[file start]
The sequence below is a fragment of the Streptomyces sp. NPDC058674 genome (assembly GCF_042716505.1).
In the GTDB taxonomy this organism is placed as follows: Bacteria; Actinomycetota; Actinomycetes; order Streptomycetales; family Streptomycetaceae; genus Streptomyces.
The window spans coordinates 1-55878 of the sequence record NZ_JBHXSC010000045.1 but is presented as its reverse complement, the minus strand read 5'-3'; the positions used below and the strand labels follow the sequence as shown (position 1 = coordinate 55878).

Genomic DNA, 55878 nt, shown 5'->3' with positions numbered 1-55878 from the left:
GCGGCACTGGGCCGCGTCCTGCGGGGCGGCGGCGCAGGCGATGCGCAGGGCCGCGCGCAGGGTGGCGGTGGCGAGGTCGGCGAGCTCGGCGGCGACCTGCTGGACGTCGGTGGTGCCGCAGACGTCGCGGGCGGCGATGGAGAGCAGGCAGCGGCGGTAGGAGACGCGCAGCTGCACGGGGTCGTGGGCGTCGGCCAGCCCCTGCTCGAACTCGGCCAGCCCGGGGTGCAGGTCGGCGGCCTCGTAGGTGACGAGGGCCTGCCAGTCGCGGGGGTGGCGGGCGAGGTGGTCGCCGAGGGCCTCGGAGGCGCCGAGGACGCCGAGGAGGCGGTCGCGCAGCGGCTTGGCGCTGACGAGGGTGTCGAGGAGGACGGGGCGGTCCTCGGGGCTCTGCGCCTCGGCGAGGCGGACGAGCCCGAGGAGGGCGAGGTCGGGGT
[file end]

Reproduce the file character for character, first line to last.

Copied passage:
The sequence below is a fragment of the Streptomyces sp. NPDC058674 genome (assembly GCF_042716505.1).
In the GTDB taxonomy this organism is placed as follows: Bacteria; Actinomycetota; Actinomycetes; order Streptomycetales; family Streptomycetaceae; genus Streptomyces.
The window spans coordinates 1-55878 of the sequence record NZ_JBHXSC010000045.1 but is presented as its reverse complement, the minus strand read 5'-3'; the positions used below and the strand labels follow the sequence as shown (position 1 = coordinate 55878).

Genomic DNA, 55878 nt, shown 5'->3' with positions numbered 1-55878 from the left:
GCGGCACTGGGCCGCGTCCTGCGGGGCGGCGGCGCAGGCGATGCGCAGGGCCGCGCGCAGGGTGGCGGTGGCGAGGTCGGCGAGCTCGGCGGCGACCTGCTGGACGTCGGTGGTGCCGCAGACGTCGCGGGCGGCGATGGAGAGCAGGCAGCGGCGGTAGGAGACGCGCAGCTGCACGGGGTCGTGGGCGTCGGCCAGCCCCTGCTCGAACTCGGCCAGCCCGGGGTGCAGGTCGGCGGCCTCGTAGGTGACGAGGGCCTGCCAGTCGCGGGGGTGGCGGGCGAGGTGGTCGCCGAGGGCCTCGGAGGCGCCGAGGACGCCGAGGAGGCGGTCGCGCAGCGGCTTGGCGCTGACGAGGGTGTCGAGGAGGACGGGGCGGTCCTCGGGGCTCTGCGCCTCGGCGAGGCGGACGAGCCCGAGGAGGGCGAGGTCGGGGT